In tough economy, more turn to lottery
Posted September 17, 2008 8:34 a.m. EDT
Updated September 17, 2008 6:57 p.m. EDT
Raleigh, N.C. — North Carolina's lottery brought in 25 percent more money this week than it did the same time last year, leading some to worry that people are playing out of desperation in tough economic times.
The state lottery grossed $189 million in lottery sales in July and August, compared with $152 million in the same period last year.
Lottery executive director Thomas Shaheen said the higher payout that legislators approved for scratch-off, instant-winner games helped boost sales.
Others aren't sure. University researchers suggest that when economic times get tough, lotteries gain in popularity, according to The News & Record newspaper of Greensboro.
Chris Fitzsimon, executive director of N.C. Policy Watch, a government watchdog group, said lottery sales across the country are going up as the economy struggles. He said that shows people who can least afford to play are losing more.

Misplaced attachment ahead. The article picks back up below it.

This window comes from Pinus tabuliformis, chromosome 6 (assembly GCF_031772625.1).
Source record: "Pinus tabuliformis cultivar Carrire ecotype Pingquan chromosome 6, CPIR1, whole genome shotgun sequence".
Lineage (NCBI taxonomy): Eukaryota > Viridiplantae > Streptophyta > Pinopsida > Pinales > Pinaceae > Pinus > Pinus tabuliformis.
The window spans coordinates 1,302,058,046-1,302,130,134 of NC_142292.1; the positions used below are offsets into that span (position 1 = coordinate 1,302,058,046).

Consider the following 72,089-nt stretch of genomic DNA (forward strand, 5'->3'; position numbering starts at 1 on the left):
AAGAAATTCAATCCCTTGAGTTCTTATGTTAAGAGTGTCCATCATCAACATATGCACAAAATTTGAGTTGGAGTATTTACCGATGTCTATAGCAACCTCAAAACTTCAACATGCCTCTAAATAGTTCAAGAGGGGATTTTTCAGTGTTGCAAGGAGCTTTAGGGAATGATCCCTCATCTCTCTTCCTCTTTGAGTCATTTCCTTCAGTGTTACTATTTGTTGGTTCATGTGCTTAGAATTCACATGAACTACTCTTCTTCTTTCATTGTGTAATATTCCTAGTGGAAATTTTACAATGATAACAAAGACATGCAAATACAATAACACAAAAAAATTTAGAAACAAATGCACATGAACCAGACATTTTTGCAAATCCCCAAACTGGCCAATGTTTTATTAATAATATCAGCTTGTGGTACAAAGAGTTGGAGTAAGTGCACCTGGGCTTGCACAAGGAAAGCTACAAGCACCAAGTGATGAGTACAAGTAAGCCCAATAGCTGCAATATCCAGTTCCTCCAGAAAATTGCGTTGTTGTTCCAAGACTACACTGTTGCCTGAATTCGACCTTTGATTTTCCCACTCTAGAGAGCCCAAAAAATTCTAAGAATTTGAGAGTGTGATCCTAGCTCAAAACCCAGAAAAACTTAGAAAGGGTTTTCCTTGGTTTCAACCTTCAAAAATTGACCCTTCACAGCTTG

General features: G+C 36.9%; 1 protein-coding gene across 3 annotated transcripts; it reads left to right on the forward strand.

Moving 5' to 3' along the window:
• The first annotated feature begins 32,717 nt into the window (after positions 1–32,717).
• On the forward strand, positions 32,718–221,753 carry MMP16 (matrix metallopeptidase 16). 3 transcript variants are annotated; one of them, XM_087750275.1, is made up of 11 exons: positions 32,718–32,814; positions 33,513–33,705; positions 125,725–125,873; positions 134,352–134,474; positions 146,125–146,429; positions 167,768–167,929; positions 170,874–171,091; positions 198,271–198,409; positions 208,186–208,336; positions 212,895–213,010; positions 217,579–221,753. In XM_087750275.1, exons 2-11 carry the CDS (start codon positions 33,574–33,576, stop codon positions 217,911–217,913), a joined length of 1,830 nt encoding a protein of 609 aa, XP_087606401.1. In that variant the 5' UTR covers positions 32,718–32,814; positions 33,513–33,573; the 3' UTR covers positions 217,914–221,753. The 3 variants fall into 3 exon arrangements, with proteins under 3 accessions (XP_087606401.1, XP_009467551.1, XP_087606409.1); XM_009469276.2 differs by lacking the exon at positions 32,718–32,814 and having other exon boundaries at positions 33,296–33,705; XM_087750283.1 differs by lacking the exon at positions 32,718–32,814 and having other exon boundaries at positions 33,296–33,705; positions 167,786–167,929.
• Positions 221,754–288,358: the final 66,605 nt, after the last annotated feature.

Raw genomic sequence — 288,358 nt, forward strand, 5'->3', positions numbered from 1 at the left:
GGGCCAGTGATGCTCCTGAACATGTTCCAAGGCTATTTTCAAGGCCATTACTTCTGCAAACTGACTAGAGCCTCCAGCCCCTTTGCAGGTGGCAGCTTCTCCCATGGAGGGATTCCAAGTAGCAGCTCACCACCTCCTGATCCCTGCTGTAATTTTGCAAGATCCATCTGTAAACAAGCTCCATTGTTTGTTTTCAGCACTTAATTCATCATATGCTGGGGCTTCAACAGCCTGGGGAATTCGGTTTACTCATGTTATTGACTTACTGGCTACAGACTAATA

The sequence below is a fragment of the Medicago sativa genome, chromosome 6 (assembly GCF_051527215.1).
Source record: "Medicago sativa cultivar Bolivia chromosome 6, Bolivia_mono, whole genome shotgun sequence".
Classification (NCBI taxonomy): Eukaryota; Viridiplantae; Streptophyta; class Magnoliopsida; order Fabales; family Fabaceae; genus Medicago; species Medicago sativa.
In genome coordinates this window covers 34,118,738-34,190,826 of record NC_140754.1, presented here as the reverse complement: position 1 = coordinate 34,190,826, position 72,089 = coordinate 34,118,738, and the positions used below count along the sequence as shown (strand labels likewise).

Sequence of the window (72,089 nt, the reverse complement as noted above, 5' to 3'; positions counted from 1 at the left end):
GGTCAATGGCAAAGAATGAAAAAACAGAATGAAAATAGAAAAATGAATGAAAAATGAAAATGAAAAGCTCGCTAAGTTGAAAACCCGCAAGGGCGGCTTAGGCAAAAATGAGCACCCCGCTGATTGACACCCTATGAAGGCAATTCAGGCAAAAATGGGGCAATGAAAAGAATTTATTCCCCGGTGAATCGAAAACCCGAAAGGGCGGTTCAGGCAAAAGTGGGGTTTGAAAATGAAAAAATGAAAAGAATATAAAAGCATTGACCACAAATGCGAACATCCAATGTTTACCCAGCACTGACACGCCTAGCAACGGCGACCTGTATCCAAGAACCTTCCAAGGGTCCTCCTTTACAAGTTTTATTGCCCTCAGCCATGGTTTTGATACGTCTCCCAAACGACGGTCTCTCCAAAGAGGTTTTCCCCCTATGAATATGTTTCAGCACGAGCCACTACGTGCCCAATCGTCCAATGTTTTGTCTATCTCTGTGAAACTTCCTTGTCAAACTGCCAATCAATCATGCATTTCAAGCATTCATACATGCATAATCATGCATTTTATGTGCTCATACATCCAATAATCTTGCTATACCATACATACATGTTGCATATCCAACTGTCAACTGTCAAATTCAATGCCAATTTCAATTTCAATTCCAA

"It's always disturbing when lottery sales go up dramatically," Fitzsimon said. "When times are hard, people are even more desperate. Sadly, I think they're more likely to play the lottery."
Christal Kelly said she plays for fun, but she admitted that she plays more now that the economy is down and gas and food prices are up.
"I think it makes sense that people are putting a lot of their money in the lottery in hopes of winning big bucks," Kelly said.
Shaheen disagreed and said sales are hurt by economic downturns the same way as other goods and services that compete for people's discretionary spending.
"I think we could be growing at a greater rate than we are right now," he said, adding that players all know the lottery is a game with long odds of winning.
"As long as they do that responsibly and play within their means, it's just another form of entertainment," he said.
The state budget is banking on solid lottery sales. Lawmakers predicted a 17 percent increase over the last fiscal year when they wrote the budget.
If the lottery hits that mark, $385 million would go to public education.